Despite myself, I often chuckle away when carting a watermelon around the local supermarket. To a local tarifeño this must appear strange, as the anecdote ‘I carried a watermelon’ has little meaning to them, coming from the American classic Dirty Dancing.

As I have mentioned, last summer was spent with Gala (no melon pun intended!) in Tarifa, the southern-most town in Spain, to which we have returned for the summer season before departing on our food tour. Upon arriving in this Andalucían kite surfing spot first time round, we decided that we were rather peckish. Keen to fully immerse ourselves in to the local culture, we decided to avoid touristy restaurants and set off to the nearby supermarket to buy our Spanish-style lunch. Though blend in we did not… In fact we caused quite a scene, screaming out the fact that we were guirris (local word for ‘foreigner’). In Spanish supermarkets, they have a particular system for weighing and pricing their fruit and veg. We, Brits abroad, were not aware of this and when it came to the check out we were sent back to weigh the melon, dropping it on the way and holding up the queue. So much of a kafuffle we caused that later on that week we met some locals who greeted us with “Oh, you’re the girls with the watermelon!”

To further highlight the fact that we were the new girls in town, we decided we would like to enjoy our watermelon on the beach. From experience and now as seasoned tarifeñas, we know that this is a BIG no no! Nicknamed ‘el pueblo del viento’ (town of the wind) and thus infamous for its strong gusts, Tarifa’s beaches are not the ideal location to eat your watermelon, for which the Spanish translation is sandía… and sandy it was! Our harmonious idea of munching on juicy watermelon on a sunny beach was replaced by the harsh reality of two girls being whipped by sand, hair blowing everywhere, and crunching on gritty watermelon. Delightful!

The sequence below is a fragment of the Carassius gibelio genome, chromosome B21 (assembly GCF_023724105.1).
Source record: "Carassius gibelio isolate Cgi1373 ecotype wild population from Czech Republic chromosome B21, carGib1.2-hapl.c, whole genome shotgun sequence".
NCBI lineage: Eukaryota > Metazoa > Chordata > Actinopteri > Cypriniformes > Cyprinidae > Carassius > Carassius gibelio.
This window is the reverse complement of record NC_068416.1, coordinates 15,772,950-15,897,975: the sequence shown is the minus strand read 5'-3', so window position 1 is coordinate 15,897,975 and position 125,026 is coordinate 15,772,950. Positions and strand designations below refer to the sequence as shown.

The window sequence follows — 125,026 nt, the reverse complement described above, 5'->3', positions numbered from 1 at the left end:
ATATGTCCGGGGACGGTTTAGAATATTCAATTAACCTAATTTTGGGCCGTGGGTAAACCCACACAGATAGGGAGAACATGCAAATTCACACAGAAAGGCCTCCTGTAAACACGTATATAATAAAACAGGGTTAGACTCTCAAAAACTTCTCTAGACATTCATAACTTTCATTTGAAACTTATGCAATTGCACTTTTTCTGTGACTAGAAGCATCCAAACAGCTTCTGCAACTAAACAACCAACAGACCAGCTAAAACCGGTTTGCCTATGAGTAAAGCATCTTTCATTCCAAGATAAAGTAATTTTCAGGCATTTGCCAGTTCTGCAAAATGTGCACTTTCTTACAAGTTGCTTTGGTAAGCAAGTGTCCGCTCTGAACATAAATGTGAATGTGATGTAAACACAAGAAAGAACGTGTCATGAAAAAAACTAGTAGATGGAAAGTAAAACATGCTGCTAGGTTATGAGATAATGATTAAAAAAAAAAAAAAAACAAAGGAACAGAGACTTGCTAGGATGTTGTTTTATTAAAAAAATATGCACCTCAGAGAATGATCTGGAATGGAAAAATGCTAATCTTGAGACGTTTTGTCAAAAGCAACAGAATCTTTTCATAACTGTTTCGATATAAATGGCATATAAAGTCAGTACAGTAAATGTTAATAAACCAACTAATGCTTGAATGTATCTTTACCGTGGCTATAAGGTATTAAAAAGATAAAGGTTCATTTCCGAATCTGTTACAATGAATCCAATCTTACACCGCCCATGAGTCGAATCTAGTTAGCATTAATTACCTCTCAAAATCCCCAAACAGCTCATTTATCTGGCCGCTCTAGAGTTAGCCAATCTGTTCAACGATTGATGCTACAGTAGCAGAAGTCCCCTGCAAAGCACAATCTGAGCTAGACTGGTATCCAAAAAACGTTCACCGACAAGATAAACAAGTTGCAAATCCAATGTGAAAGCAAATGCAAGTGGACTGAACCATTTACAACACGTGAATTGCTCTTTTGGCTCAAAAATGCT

So, some friendly advice to English picnickers: quaint may be the idea of transporting this  ritual to the sun, sea and sand; but it is not nearly as easy as it looks. Sandy fruit, sweaty meat, …. NOT ideal!

Though I do recommend the watermelons here: very juicy and the perfect accompaniment to the hot sun. Locals sell them from vans and from every street corner. The owner of this van was extremely proud that I took a photo of his prized possessions!

Watermelons being sold out of a roadside van

Watch out Tarifa, the girris have landed, and they’re here to stay (for now)!

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